El-Gebaly, for her part, said: "As a mere citizen, not an official, I think the HCC should step forward and take action if other legal gurus prove that Morsi’s new constitution is illegitimate as I see it."

Newly appointed deputy defence minister General Mohamed El-Assar told Reuters that Morsi's decision to retire top army leaders was taken in consultation with Tantawi.

From the perspective of Mohamed Fouad, a presidential legal consultant: "Morsi has only evoked his authorities as president and transferred the legislative powers from the SCAF to himself because he is the one in power now.

"These legislative powers will be returned to the parliament after new parliamentary elections are held …These decisions are exactly like the ones the SCAF used to make while in power; they are backed by the power of the law until the People's Assembly is elected."



Search Keywords:


Short link:

 

Email
 
Name
 
Comment's Title
 
Comment
Ahram Online welcomes readers' comments on all issues covered by the site, along with any criticisms and/or corrections. Readers are asked to limit their feedback to a maximum of 4000 characters (roughly 200 words). All comments/criticisms will, however, be subject to the following code
  • We will not publish comments which contain rude or abusive language, libelous statements, slander and personal attacks against any person/s.
  • We will not publish comments which contain racist remarks or any kind of racial or religious incitement against any group of people, in Egypt or outside it.
  • We welcome criticism of our reports and articles but we will not publish personal attacks, slander or fabrications directed against our reporters and contributing writers.
  • We reserve the right to correct, when at all possible, obvious errors in spelling and grammar. However, due to time and staffing constraints such corrections will not be made across the board or on a regular basis.
8



Mido
16-08-2012 10:33pm
0-
0+
More Corruption to come
A president already using illegal political moves to ensure power, i don't call Morsi my president nor is he a revolutionary where was he when Egypt was falling, where was he and his party during the 1st important days of the revolution, they were behind closed safe doors ordering others to cause havoc in the streets on Egypt. Peaceful protesting doesn't mean burning down our country. Where was the civilized protesting and transition AND one more important point i am Muslim and proud and i don't need a person to force me to live my life in a certain way at least i don't kill or lie or use corruption to gain what i want like they do, this is not Islam and for every person who says its forbidden to deny this move or if you don't support Morsi you are a (khafir) these are the people who will be highly punished as no one can judge you or command you but Allah. Allah gave us freedom who is a human to take it away
Email
 
Name
 
Comment's Title
 
Comment
7



Abul Hoque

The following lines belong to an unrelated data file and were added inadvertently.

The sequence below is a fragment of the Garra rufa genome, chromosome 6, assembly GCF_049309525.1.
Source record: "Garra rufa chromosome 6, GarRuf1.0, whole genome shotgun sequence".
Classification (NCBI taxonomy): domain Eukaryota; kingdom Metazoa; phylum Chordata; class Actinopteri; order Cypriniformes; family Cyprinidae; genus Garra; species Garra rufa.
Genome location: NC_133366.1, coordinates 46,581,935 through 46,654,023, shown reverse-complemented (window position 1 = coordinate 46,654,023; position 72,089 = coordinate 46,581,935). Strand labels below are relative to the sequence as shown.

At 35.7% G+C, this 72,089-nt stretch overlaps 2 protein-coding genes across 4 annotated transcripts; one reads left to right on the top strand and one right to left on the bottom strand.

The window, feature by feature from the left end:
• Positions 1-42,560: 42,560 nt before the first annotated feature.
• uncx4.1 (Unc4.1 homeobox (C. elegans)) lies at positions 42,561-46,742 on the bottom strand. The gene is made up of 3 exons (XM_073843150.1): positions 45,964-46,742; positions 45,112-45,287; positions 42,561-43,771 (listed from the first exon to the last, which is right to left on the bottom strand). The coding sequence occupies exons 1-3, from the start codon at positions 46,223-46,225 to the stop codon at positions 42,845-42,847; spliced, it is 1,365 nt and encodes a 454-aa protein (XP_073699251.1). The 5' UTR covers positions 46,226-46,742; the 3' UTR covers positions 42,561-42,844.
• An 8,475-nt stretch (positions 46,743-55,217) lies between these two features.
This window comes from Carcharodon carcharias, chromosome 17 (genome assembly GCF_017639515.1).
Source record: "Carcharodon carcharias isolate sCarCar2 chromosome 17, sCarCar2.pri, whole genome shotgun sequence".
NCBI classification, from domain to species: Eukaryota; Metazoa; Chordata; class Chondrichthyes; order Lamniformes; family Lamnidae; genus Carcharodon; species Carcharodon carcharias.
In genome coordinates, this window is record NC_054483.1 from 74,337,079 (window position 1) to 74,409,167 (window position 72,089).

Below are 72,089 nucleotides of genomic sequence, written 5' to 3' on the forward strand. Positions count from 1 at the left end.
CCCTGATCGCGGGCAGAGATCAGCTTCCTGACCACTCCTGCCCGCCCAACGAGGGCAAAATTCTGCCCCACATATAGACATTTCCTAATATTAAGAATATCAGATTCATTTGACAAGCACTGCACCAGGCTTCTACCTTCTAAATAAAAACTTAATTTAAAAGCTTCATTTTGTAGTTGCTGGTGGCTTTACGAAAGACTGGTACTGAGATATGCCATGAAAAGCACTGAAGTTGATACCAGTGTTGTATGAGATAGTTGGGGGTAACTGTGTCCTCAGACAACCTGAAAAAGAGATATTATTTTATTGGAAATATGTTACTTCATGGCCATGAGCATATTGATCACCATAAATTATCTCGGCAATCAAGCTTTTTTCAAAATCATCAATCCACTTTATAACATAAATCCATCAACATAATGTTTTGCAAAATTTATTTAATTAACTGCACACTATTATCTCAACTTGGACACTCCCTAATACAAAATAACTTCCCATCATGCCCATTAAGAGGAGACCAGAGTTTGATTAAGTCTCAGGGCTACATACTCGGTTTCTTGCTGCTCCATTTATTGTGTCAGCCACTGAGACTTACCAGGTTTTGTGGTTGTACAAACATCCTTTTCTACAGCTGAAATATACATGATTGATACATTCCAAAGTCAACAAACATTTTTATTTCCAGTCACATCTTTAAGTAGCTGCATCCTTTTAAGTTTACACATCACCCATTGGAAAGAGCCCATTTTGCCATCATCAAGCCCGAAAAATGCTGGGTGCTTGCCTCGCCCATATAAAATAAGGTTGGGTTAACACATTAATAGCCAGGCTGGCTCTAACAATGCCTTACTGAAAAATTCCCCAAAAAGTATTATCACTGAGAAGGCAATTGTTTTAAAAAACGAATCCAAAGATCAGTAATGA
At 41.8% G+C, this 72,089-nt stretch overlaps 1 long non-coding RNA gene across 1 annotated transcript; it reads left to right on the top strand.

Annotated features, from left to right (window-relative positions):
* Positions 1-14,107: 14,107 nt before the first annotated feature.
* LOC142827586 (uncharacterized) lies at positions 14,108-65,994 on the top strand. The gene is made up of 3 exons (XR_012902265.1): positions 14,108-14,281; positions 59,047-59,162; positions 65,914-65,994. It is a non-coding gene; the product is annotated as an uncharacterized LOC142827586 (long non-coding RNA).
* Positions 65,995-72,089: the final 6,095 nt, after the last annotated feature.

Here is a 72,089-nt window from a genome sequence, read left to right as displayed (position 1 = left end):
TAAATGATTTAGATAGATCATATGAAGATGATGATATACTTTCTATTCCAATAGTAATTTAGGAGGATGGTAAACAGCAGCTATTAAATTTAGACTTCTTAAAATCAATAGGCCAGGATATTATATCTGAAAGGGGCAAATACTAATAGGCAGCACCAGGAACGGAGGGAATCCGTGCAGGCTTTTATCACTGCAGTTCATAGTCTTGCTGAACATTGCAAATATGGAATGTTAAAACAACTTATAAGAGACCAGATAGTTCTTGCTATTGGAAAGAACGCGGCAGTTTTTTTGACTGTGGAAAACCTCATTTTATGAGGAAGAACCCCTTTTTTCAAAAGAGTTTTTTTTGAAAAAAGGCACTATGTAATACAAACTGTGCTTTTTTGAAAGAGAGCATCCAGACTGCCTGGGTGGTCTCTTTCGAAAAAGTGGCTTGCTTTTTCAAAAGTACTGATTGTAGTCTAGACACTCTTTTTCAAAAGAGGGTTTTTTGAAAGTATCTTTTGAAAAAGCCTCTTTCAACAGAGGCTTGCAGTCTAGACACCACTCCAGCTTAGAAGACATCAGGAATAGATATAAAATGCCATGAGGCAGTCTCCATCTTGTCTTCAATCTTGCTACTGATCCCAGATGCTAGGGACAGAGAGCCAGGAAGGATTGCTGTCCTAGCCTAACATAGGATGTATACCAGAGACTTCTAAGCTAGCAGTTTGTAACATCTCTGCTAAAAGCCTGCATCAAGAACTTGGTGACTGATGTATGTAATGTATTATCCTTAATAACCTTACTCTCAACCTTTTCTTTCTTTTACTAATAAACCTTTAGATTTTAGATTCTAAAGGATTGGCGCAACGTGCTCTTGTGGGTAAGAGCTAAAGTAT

13-08-2012 07:40pm
7-
4+
wow!!! Ms El-gebaly!!!
if there is new constitution, then what is a HCC? Mrs El-gebaly can read what 30 march constitution declaration asserted to HCC. Not to speak public to reveal her bias to killers [old regime] is her constitutional duty. where was her constitutional power when mubarak killed thousands of citizens of out of right. assaulted and harassed hundreds of women's in torture cells and in jails, tested their 'private parts' for virginity against their will. Mrs judge was those actions constitutional?
Email
 
Name
 
Comment's Title
 
Comment
Shady
15-08-2012 08:10pm
1-
0+
Face The Truth
What do you think the brother hood are going to do, they have lied to the nation on many occasions, they have used corruption to gain power and they have threatned citizens when voting and tried to eliminate the opposition by burning down offices etc... and now illegally bullying others which does contridict his oath. Is this the kind of president you want?? The egyptian nation needs to know they are heading for a worse and darker era then the one which they lived in during Mubarak, we don't need a religion to goven us we just need an honest government and no government in the world is honest, wake up people this is a war for power not to better Egypt
Shady
15-08-2012 08:10pm
1-
3+
Face The Truth
What do you think the brother hood are going to do, they have lied to the nation on many occasions, they have used corruption to gain power and they have threatned citizens when voting and tried to eliminate the opposition by burning down offices etc... and now illegally bullying others which does contridict his oath. Is this the kind of president you want?? The egyptian nation needs to know they are heading for a worse and darker era then the one which they lived in during Mubarak, we don't need a religion to goven us we just need an honest government and no government in the world is honest, wake up people this is a war for power not to better Egypt
Shady